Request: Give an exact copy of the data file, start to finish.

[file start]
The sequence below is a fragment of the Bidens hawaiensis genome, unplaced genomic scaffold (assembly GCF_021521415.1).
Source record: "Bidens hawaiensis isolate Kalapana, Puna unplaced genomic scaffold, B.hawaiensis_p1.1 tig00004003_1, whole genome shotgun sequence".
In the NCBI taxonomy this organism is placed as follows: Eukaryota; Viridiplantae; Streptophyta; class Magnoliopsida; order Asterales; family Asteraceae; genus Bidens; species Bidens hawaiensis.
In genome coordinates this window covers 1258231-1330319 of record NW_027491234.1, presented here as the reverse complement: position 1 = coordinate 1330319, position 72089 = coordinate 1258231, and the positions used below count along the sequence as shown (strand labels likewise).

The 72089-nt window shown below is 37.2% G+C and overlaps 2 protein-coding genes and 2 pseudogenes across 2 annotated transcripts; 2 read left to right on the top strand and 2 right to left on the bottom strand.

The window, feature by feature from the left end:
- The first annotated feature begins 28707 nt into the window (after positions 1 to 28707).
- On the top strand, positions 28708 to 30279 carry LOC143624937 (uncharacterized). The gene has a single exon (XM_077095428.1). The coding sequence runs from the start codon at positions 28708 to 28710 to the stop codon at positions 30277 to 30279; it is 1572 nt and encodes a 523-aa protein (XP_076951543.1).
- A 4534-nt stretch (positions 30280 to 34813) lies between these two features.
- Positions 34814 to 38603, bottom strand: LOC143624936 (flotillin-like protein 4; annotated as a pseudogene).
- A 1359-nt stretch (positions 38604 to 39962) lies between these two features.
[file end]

The sequence below is a fragment of the Bidens hawaiensis genome, unplaced genomic scaffold (assembly GCF_021521415.1).
Source record: "Bidens hawaiensis isolate Kalapana, Puna unplaced genomic scaffold, B.hawaiensis_p1.1 tig00004003_1, whole genome shotgun sequence".
In the NCBI taxonomy this organism is placed as follows: Eukaryota; Viridiplantae; Streptophyta; class Magnoliopsida; order Asterales; family Asteraceae; genus Bidens; species Bidens hawaiensis.
In genome coordinates this window covers 1258231-1330319 of record NW_027491234.1, presented here as the reverse complement: position 1 = coordinate 1330319, position 72089 = coordinate 1258231, and the positions used below count along the sequence as shown (strand labels likewise).

The 72089-nt window shown below is 37.2% G+C and overlaps 2 protein-coding genes and 2 pseudogenes across 2 annotated transcripts; 2 read left to right on the top strand and 2 right to left on the bottom strand.

The window, feature by feature from the left end:
- The first annotated feature begins 28707 nt into the window (after positions 1 to 28707).
- On the top strand, positions 28708 to 30279 carry LOC143624937 (uncharacterized). The gene has a single exon (XM_077095428.1). The coding sequence runs from the start codon at positions 28708 to 28710 to the stop codon at positions 30277 to 30279; it is 1572 nt and encodes a 523-aa protein (XP_076951543.1).
- A 4534-nt stretch (positions 30280 to 34813) lies between these two features.
- Positions 34814 to 38603, bottom strand: LOC143624936 (flotillin-like protein 4; annotated as a pseudogene).
- A 1359-nt stretch (positions 38604 to 39962) lies between these two features.